La diagonale du fou The checkered pattern at the top of the piece balance the stripes and person at the bottom.
The contrast between the white and black umbrella just further expresses the contrast that can be seen on the road.
Rainy Days collection on imgfave. Check it out and share your own inspiration!
La diagonale du fou by Kala___, via Flickr
La diagonale du fou
This photo is known as "The Bishop's Diagonal" and was taken by Eric Forey. I love the composition and how the sharp edges of the pavement markings contrast with the curve of the umbrella, which has its own black and white pattern.
this isn't happiness™ (Between the lines, Yoshinori Mizutani), Peteski The lines in this photo create rhythm. Also the person under the umbrella is an example of anomaly in a piece.
Creative Rain Series ☂️ 📸 by Yoshinori Mizutani.
Webber Gallery Space are delighted to be hosting the first UK solo exhibition of acclaimed Japanese photographer Yoshinori Mizutani. Mizutani garnered global acclaim with his series Tokyo Parrots in He went on to be awarded the…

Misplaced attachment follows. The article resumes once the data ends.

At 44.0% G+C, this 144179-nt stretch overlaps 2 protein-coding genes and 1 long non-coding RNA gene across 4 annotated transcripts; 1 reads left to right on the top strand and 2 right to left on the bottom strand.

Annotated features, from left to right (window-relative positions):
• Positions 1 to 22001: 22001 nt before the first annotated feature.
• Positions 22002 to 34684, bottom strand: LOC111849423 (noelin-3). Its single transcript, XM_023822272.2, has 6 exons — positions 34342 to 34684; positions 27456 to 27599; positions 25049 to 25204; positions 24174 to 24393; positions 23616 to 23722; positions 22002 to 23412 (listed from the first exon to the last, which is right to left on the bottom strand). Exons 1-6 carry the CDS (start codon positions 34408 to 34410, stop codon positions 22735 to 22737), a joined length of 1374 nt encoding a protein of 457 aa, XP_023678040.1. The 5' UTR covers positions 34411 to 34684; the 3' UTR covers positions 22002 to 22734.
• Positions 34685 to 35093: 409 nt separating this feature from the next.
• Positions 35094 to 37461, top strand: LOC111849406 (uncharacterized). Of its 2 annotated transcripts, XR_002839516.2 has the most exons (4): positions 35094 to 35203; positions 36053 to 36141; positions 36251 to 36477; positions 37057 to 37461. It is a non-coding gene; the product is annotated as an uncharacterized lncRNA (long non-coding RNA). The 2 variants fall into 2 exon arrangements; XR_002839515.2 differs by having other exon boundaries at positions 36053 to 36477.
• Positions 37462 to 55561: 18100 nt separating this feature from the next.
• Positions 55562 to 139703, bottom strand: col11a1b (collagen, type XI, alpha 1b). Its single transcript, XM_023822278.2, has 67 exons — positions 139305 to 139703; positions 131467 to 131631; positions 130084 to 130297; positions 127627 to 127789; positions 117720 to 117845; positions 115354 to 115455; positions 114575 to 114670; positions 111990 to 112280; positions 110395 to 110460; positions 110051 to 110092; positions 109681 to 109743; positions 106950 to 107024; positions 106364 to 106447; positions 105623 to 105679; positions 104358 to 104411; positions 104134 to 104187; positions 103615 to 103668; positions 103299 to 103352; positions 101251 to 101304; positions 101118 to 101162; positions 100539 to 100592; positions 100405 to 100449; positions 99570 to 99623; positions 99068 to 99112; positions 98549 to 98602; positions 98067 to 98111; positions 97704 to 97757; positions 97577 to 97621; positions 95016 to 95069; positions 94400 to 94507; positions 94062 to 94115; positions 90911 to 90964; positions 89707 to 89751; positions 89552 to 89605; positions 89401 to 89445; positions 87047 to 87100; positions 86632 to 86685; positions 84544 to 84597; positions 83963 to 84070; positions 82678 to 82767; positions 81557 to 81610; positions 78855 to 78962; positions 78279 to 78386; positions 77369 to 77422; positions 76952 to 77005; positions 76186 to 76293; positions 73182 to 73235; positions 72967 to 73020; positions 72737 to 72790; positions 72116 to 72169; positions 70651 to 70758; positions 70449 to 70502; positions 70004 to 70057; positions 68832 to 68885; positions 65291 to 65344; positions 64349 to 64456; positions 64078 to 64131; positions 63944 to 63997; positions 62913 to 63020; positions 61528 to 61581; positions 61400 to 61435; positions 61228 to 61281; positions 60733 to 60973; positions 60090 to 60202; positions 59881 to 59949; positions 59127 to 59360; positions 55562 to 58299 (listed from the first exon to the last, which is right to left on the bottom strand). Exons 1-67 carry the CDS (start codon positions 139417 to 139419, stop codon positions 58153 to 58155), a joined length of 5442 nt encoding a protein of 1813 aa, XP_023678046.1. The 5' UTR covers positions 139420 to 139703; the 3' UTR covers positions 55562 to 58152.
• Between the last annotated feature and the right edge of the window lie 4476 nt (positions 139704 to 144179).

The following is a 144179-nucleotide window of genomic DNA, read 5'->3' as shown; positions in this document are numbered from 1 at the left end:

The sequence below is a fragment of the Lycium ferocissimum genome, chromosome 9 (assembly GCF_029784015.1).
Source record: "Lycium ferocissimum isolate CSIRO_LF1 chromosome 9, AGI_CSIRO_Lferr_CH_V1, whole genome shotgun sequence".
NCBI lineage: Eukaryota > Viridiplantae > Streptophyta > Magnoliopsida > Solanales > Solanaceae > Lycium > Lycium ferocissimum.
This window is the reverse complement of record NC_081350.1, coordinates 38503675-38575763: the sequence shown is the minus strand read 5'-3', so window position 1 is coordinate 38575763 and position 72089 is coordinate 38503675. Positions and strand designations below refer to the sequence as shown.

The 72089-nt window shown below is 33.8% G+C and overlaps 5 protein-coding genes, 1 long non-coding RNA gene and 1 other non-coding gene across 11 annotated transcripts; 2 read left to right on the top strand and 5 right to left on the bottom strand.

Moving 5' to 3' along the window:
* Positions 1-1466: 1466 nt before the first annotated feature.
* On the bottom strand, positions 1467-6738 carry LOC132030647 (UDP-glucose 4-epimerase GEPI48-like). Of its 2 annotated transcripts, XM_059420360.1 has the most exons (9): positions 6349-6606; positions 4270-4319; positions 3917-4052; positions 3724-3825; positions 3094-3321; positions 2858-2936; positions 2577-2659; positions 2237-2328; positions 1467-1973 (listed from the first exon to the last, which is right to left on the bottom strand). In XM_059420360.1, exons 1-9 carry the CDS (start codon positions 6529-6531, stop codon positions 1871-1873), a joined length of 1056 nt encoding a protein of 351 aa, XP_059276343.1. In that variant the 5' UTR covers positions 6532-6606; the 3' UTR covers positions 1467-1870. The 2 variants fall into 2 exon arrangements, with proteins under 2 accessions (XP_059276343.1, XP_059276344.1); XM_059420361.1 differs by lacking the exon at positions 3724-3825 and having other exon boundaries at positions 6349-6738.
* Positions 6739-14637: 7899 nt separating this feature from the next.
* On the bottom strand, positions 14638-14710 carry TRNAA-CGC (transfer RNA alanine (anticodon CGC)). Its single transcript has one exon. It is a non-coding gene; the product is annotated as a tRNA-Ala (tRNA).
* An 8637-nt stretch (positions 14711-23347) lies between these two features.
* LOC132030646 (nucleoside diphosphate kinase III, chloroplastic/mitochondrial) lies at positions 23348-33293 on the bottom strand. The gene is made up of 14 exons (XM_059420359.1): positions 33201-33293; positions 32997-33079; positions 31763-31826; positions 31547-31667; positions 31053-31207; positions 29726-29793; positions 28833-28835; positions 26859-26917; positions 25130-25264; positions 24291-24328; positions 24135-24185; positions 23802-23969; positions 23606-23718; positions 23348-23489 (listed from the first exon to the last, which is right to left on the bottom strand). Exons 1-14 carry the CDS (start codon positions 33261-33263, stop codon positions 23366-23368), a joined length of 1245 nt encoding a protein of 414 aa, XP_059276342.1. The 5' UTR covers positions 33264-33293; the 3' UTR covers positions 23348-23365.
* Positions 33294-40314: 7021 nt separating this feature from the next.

Malachi Benjamin and Chelsea Reese
this isn't happiness™ (Between the lines, Yoshinori Mizutani), Peteski
Edit black and white imagery with VSCO Film® 07 Like & Repin. Noelito Flow. Noel songs. follow my links www.instagram.com... More #black and white #presets #lightroom #photoshop #tutorial
Layering is a part of my design philosophy and is shown in this image which becomes a source of inspiration for textiles work. Kenneth Josephson: Untitled - from the series Books, 1988 (Yancey Richardson Gallery)
Photography - B&W - Kenneth Josephson - Untitled - I'm in love with books & paper, so.
Kenneth Josephson has been recognized as an influential American practitioner of Conceptual photography, experimenting in black and white photography.
Kenneth Josephson - Chicago from the series Books, Gelatin silver print. Available at 11 x 14 or 16 x 20 inches, edition of
Kenneth Josephson: Untitled (88-4-235) - from the series Books, 1988 (Yancey Richardson Gallery):
Born in Shanghai in Fan Ho first delved into photography at the age of when his father gave him a Rolleiflex twin-lens camera. After moving to Hong Kong in he began taking photographs of the streets and alleys of old Central, and.
“Paying tribute to a true master, Fan Ho, who sadly passed away last month.
Fan Ho – Approaching Shadow, Hong Kong, 1956:2012
"Make a deal with yourself: bad vibes and negativity not allowed."